How many times have you said “If only I had the perfect consequence?” If you’re like the rest of us—hundreds. Parents are on a quest for the perfect consequence, the one that really drives home your point so that your child will do exactly what you want him to do.
You can stop looking for it now—it doesn’t exist. There is no magical, one-size-fits-all consequence that will magically make your child do what you want him to do. Stay with me here, because consequences do work, if we allow them to.
Focus on the person you want her to be. You want her to be responsible, independent and a problem solver? She has to have the chance to grow those muscles now, while she’s still home with you. That means she needs time to practice being responsible, independent and a problem solver. There is no better way to teach this skill than to offer choices.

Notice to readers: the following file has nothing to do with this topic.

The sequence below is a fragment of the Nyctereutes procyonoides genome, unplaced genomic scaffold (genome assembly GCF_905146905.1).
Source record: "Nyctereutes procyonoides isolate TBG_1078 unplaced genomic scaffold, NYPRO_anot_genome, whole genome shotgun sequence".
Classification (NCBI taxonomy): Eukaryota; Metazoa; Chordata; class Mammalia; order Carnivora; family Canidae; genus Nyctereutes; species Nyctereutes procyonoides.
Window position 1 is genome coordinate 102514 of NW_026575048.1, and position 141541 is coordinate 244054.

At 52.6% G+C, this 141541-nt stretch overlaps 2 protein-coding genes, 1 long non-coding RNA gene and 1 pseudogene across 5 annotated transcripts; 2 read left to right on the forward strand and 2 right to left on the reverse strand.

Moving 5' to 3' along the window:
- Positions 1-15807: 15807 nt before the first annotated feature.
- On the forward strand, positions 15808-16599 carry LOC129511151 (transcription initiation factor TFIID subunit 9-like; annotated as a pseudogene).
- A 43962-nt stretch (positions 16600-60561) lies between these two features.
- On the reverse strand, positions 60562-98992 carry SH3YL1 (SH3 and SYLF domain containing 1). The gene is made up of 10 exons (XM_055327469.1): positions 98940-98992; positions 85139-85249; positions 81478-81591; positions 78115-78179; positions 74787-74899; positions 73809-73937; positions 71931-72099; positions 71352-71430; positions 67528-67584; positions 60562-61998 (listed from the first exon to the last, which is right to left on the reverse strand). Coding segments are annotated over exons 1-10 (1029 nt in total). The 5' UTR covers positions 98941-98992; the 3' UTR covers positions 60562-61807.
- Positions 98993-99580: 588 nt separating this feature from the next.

Provide choices and explain their consequences.
“We’re leaving for school in 15 minutes. If you’re not dressed by then you’ll have to go in your pajamas. You choose.”
“I need your help shoveling the snow. If you won’t work with me I will have to pay someone to help me. That money will come from your allowance. You choose.”
Expect, and even hope, that your child makes the ‘wrong’ choice. Then allow the consequence to do the work for you. (Yes, this does mean that your child goes to school in pajamas and pays for the snow shoveling.) If you cajole him into making the ‘right’ choice he will never learn that his decisions have consequences, both good and bad. Why should he ever move more quickly in the morning if you give him extra time to get dressed?
In a perfect world the consequence would be logical and fit well with the behavior, but we don’t live in a perfect world. Spend less time conjuring the perfect consequence and more time allowing your child to experience the gift of those consequences.
©Rhonda Moskowitz, 2014, All Rights Reserved